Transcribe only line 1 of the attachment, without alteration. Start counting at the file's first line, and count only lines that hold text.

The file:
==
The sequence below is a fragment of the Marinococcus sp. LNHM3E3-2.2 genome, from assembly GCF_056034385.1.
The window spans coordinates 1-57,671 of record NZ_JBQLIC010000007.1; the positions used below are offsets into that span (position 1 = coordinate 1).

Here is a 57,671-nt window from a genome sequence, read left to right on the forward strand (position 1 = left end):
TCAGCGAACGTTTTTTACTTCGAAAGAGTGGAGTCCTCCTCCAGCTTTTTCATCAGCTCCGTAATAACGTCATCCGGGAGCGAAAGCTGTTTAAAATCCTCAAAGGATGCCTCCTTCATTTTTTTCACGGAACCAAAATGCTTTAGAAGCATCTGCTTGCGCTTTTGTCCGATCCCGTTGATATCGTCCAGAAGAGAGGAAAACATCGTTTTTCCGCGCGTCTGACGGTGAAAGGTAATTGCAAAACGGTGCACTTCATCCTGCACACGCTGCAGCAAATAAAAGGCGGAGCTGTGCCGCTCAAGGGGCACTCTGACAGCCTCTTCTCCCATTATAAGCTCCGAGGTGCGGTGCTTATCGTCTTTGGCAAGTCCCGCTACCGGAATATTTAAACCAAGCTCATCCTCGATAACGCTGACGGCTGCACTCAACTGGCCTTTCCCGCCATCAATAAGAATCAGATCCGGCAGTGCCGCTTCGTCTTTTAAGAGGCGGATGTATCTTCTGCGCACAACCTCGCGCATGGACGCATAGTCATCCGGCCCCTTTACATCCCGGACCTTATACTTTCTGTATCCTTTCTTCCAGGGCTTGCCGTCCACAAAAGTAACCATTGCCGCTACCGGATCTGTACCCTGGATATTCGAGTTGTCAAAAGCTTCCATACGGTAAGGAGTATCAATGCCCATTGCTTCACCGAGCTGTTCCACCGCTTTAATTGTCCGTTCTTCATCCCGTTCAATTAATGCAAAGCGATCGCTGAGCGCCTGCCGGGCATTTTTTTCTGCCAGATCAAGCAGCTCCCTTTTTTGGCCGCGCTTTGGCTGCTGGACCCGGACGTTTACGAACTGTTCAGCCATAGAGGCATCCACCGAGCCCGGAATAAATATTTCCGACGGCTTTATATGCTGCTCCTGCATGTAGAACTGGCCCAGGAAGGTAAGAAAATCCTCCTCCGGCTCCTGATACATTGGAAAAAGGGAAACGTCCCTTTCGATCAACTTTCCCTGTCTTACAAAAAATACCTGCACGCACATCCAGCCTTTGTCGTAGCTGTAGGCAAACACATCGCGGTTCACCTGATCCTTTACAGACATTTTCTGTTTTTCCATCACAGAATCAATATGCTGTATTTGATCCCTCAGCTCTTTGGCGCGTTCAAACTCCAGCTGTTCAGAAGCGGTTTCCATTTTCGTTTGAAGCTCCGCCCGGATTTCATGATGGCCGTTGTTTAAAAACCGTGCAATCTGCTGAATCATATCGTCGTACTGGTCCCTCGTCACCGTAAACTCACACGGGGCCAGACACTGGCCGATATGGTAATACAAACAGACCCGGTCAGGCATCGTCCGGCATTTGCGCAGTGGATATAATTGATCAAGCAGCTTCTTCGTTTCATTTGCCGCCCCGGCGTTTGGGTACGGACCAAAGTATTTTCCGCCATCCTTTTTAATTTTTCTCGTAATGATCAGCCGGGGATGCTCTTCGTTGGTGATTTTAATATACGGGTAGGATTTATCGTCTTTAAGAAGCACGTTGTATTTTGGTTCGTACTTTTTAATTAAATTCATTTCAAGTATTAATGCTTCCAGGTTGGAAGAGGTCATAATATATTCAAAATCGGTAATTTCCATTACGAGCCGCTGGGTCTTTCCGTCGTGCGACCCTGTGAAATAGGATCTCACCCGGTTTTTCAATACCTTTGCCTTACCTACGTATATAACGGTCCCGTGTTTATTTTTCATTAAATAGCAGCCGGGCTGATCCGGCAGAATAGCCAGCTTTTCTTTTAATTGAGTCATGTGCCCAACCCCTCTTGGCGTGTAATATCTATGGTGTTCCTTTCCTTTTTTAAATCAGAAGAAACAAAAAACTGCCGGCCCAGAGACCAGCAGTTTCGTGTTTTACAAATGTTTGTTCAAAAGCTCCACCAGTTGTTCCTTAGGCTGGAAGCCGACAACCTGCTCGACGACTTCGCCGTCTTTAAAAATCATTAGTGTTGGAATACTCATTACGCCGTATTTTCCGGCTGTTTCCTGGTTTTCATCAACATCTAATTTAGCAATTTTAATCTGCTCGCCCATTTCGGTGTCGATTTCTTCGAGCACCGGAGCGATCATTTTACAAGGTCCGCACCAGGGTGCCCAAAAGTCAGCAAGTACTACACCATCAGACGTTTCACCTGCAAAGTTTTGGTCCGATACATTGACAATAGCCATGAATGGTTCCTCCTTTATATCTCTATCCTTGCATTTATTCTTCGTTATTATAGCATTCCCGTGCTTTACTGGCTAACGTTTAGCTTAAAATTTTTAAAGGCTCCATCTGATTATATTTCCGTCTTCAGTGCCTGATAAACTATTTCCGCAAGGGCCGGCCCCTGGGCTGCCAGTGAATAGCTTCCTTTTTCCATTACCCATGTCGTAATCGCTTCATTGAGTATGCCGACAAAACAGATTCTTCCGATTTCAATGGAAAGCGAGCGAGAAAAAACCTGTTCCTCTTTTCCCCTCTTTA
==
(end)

The sequence below is a fragment of the Marinococcus sp. LNHM3E3-2.2 genome, from assembly GCF_056034385.1.